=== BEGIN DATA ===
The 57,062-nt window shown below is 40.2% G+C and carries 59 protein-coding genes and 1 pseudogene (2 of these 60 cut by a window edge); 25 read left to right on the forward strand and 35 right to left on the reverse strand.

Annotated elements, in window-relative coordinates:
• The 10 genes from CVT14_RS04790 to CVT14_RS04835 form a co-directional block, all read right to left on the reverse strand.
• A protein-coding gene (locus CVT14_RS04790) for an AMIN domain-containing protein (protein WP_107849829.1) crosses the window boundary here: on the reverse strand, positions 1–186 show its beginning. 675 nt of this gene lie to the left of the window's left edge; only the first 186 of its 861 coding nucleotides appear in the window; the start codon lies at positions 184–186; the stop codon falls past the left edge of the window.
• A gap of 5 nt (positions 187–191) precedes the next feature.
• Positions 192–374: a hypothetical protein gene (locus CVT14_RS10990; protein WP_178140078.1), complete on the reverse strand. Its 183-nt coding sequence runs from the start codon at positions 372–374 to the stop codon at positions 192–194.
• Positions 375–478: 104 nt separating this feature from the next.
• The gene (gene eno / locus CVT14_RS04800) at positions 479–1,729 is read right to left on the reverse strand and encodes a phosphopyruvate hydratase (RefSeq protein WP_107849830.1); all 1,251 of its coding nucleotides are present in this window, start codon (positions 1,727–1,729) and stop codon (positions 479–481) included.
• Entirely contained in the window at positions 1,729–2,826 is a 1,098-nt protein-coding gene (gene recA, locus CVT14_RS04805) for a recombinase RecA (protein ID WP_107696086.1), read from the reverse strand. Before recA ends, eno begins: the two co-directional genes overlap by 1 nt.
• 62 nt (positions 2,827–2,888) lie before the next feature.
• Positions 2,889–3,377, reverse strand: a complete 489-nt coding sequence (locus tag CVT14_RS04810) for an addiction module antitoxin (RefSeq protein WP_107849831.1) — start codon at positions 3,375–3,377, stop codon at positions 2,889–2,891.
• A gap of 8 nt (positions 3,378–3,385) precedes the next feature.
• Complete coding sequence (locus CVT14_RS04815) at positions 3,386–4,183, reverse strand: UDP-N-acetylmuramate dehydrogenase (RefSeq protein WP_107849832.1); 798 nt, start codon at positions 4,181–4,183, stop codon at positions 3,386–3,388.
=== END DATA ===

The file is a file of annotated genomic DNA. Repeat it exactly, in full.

The 57,062-nt window shown below is 40.2% G+C and carries 59 protein-coding genes and 1 pseudogene (2 of these 60 cut by a window edge); 25 read left to right on the forward strand and 35 right to left on the reverse strand.

Annotated elements, in window-relative coordinates:
• The 10 genes from CVT14_RS04790 to CVT14_RS04835 form a co-directional block, all read right to left on the reverse strand.
• A protein-coding gene (locus CVT14_RS04790) for an AMIN domain-containing protein (protein WP_107849829.1) crosses the window boundary here: on the reverse strand, positions 1–186 show its beginning. 675 nt of this gene lie to the left of the window's left edge; only the first 186 of its 861 coding nucleotides appear in the window; the start codon lies at positions 184–186; the stop codon falls past the left edge of the window.
• A gap of 5 nt (positions 187–191) precedes the next feature.
• Positions 192–374: a hypothetical protein gene (locus CVT14_RS10990; protein WP_178140078.1), complete on the reverse strand. Its 183-nt coding sequence runs from the start codon at positions 372–374 to the stop codon at positions 192–194.
• Positions 375–478: 104 nt separating this feature from the next.
• The gene (gene eno / locus CVT14_RS04800) at positions 479–1,729 is read right to left on the reverse strand and encodes a phosphopyruvate hydratase (RefSeq protein WP_107849830.1); all 1,251 of its coding nucleotides are present in this window, start codon (positions 1,727–1,729) and stop codon (positions 479–481) included.
• Entirely contained in the window at positions 1,729–2,826 is a 1,098-nt protein-coding gene (gene recA, locus CVT14_RS04805) for a recombinase RecA (protein ID WP_107696086.1), read from the reverse strand. Before recA ends, eno begins: the two co-directional genes overlap by 1 nt.
• 62 nt (positions 2,827–2,888) lie before the next feature.
• Positions 2,889–3,377, reverse strand: a complete 489-nt coding sequence (locus tag CVT14_RS04810) for an addiction module antitoxin (RefSeq protein WP_107849831.1) — start codon at positions 3,375–3,377, stop codon at positions 2,889–2,891.
• A gap of 8 nt (positions 3,378–3,385) precedes the next feature.
• Complete coding sequence (locus CVT14_RS04815) at positions 3,386–4,183, reverse strand: UDP-N-acetylmuramate dehydrogenase (RefSeq protein WP_107849832.1); 798 nt, start codon at positions 4,181–4,183, stop codon at positions 3,386–3,388.